Introduction and objectives
This course is about designing algorithms for computational problems, and how to think clearly about analyzing correctness and running time. The main goal is to provide the intellectual tools needed for designing and analyzing your own algorithms for new problems you need to solve in the future.
The official plan of this course is hosted in FCUP here.
Learning outcomes and competences
Students should be able to understand the relationship between algorithm design, correctness proof and complexity analysis. Students should learn algorithmic techniques of general applicability and get to know some major algorithms in a few common domains. They will also obtain practical experience in applying generic algorithms to specific problems.
Syllabus
 Algorithm correctness
 Complexity: worst/bestcase analysis
 Fundamentals of asymptotic analysis
 Averagecase and randomized algorithms
 Recursive algorithms
 Amortized analysis
 Data structures  Collections and Dictionaries
Lectures
 22 Sep 23: Introduction (1intro.pdf) and algorithm correctness: specifying problems logically (2correctness.pdf  pages 118)
 29 Sep 23: Algorithm correctness: partial and complete correctness (2correctness.pdf  pages 1336); motivation for performance analysis (3countingsteps.pdf  pages 129)
 6 Oct 23: Algorithms complexity: best and worst case analysis. Counting steps and asymptotic notation (3countingsteps.pdf  pages 2363)
 13 Oct 23: Exercises with asymptotic notation (3countingsteps.pdf  pages 6466); Time complexity of recursive algorithms (3countingsteps.pdf  pages 6795)
 20 Oct 23: Exercises on the time complexity of recursive algorithms and the master theorem (3countingsteps.pdf  pages 96112); Average time complexity (4averagetime.pdf  pages 119)
 27 Oct 23: Average time complexity and analysis of the quicksort algorithm (4averagetime.pdf  pages 2032); Randomised algorithms (4averagetime.pdf  pages 3340); Amortised analysis and the aggregate method (5amortised.pdf  pages 111)
 10 Nov 23: Test (30%): 9h3010h30 (Specification, Correction, Worst/Best time analysis, Asymptotic analysis); Rest of the lesson starts at 11h15  Amortised analysis (5amortised.pdf  pages 1126)
 17 Nov 23: Amortised analysis (5amortised.pdf  pages 2744); Data structures: sequences (6datastructures.pdf  pages 18)
 24 Nov 23: Data structures: buffers and dictionaries (6datastructures.pdf  pages 928)
 1 Dec 23: Holiday
 8 Dec 23: Holiday
 15 Dec 23: Improvement test (70%): 9h3011h30 (focused on recursive functions, averagetime, amortised time, and data structures, but all topics can be asked); no lesson after the test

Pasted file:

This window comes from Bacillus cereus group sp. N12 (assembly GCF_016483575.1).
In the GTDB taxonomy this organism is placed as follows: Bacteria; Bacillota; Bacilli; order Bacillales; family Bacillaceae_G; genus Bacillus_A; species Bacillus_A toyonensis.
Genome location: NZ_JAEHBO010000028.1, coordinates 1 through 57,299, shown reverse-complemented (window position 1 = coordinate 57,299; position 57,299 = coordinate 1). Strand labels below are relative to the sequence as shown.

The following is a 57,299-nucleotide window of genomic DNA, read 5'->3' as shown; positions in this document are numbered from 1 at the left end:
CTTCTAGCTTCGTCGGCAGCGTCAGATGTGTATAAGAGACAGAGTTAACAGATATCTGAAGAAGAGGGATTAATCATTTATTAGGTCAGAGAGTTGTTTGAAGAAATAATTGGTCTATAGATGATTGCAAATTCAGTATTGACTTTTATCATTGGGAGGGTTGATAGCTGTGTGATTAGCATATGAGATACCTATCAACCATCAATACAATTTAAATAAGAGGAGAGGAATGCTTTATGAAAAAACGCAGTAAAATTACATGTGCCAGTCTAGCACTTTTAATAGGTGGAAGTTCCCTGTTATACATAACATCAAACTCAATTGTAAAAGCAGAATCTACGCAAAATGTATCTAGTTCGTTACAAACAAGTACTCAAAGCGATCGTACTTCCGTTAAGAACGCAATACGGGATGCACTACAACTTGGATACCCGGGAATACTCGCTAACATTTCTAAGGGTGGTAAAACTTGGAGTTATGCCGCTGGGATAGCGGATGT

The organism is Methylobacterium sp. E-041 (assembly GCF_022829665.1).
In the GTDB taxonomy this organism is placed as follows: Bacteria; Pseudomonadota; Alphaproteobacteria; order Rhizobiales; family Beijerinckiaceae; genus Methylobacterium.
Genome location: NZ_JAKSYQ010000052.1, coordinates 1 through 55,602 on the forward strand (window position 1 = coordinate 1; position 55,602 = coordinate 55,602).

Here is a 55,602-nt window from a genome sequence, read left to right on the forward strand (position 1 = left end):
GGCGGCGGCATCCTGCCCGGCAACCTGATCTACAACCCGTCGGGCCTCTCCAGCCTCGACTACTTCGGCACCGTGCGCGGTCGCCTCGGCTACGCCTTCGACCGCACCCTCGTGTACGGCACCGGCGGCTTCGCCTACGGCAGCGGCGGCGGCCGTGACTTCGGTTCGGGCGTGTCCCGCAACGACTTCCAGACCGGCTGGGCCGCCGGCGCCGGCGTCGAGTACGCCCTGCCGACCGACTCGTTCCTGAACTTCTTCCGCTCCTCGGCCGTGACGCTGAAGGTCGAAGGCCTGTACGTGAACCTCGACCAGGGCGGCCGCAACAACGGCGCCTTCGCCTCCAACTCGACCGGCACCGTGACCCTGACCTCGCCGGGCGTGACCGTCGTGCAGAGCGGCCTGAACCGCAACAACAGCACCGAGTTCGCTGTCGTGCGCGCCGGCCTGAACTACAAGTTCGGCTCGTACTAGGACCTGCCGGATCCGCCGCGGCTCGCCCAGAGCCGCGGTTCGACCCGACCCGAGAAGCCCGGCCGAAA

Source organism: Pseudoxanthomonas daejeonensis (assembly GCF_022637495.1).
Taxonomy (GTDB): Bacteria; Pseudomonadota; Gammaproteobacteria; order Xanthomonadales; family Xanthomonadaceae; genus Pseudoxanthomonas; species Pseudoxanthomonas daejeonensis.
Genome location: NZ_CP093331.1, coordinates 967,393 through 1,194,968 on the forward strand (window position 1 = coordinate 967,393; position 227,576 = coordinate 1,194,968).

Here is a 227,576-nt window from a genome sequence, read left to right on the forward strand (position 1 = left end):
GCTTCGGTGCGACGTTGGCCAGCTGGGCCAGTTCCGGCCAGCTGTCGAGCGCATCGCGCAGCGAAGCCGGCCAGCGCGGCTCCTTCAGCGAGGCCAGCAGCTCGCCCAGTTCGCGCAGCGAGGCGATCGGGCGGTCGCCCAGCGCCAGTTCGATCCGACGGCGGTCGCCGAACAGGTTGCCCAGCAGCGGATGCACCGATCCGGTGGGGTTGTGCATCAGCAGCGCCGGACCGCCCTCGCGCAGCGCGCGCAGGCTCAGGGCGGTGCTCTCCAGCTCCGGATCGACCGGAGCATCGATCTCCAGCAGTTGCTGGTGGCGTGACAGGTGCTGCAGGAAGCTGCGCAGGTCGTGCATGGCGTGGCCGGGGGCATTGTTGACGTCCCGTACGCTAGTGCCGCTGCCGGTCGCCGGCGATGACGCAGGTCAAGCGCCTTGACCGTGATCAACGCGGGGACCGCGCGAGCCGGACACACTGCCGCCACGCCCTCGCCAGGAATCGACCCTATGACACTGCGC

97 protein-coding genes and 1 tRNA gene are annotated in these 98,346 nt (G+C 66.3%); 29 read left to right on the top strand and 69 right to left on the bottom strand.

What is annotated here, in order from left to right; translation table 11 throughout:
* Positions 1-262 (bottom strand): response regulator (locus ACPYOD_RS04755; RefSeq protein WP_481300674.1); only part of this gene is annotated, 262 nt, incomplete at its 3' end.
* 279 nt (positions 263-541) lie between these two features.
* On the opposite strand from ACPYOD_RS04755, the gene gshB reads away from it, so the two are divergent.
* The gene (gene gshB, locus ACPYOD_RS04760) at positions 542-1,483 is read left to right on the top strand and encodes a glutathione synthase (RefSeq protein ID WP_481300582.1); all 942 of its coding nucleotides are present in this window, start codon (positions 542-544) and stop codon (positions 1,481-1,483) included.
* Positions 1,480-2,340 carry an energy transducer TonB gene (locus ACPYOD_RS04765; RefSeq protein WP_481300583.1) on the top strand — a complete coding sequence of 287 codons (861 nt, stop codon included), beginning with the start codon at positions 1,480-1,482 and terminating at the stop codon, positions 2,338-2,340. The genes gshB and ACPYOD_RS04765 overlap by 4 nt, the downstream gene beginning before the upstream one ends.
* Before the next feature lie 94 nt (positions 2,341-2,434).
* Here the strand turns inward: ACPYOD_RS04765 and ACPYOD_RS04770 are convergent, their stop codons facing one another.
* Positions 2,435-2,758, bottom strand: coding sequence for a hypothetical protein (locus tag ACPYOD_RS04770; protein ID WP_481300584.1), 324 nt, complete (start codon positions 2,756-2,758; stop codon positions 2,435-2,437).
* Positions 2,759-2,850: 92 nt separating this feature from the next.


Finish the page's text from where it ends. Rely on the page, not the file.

Literature and Material
Slides
 Introduction to the course
 Algorithm correctness
 Counting steps and asymptotic notation
 Averagetime and probabilistic algorithms
 Amortised analysis
 Data structures
Main book
 Introduction to algorithms, Cormen Thomas H. et al.; ISBN: 9780262033848
Example Tests
 Intermediate test, used on the 10th Nov 2023, covering around 30% of the topics
 Final test (or improvement test), used on the 15th Dec 2023, covering the remaining 70% of the topics
Previous years
 Slides from Pedro Ribeiro (2018/19): https://www.dcc.fc.up.pt/~pribeiro/aulas/alg1819/material.html#slides
 Content from Ana Paula Tomás (2021/22): https://www.dcc.fc.up.pt/~apt/Aulas/ALGO2223.html
 Slides from similar courses:
 By E. Demaine, C.E. Leiserson, MIT, 2001 (companion of the main book  more on the course)
 By Skiena, Stony Brook University, 2012
 By J. Barros, J.S. Pinto et. al, U. Minho (2022/23) (no content online)
Complementary Bibliography
 The algorithm design manual; Skiena Steven S.; ISBN: 9781848000698
 Competitive Programming 3: The New Lower Bound of Programming Contests; Steven Halim and Felix Halim; 2023
 Algorithms; Sedgewick Robert; ISBN: 0201066734
 Algorithm Design; Jon Kleinberg and Éva Tardos; 2005. ISBN: 9780321295354
 Tópicos Avançados em Algoritmos; Armando Matos; DCC/FCUP, 2008 (In Portuguese  some lecture notes)
 Desenho e Análise de Algoritmos – Alguns Apontamentos; Ana Paula Tomás; DCC/FCUP, 2013
Teaching methods and learning activities
Lectures; intermediate test (mandatory) and final test or final exam.
The lectures mix the presentation of new material (introducing concepts, main algorithms and some results) with interactive discussion of their application when solving real problems.
The homework focus is on practical application of algorithmic concepts, consolidating the learned material.
The final exam and intermediate tests (closed book), globally evaluates the knowledge acquired by the students.
Evaluation Type
Distributed evaluation with final exam
Assessment Components
designation  Weight (%) 

Exam  70,00 
Test  30,00 
Amount of time allocated to each course unit
designation  Time (hours) 

Home study  120,00 
Attendance time  42,00 
Total:  162,00 
Eligibility for exams
All students will be admitted to the exams.
Calculation formula of final grade
 (IT) intermediate midterm test (mandatory) 30%
 10 Nov, during the lecture time.

(FE) final exam: 70% (can be replaced by IT2)
 (IT2) improvement test: can replace the final exam. Required IT2 >= 8.
1st Exam (“Normal”) classification: C = max(FE,IT2)0.7+ IT0.3 >= 9.5
2nd Exam (“Recurso”) classification: C = max(FE0.7+IT0.3, FE) >= 9.5
Required FE >=8.
Contact
The day and time for appointments is Friday afternoon (José Proença). Please email me the day before if you wish to meet. If you prefer you can also just send an email with your questions to José Proença, or we can try to book an online meeting.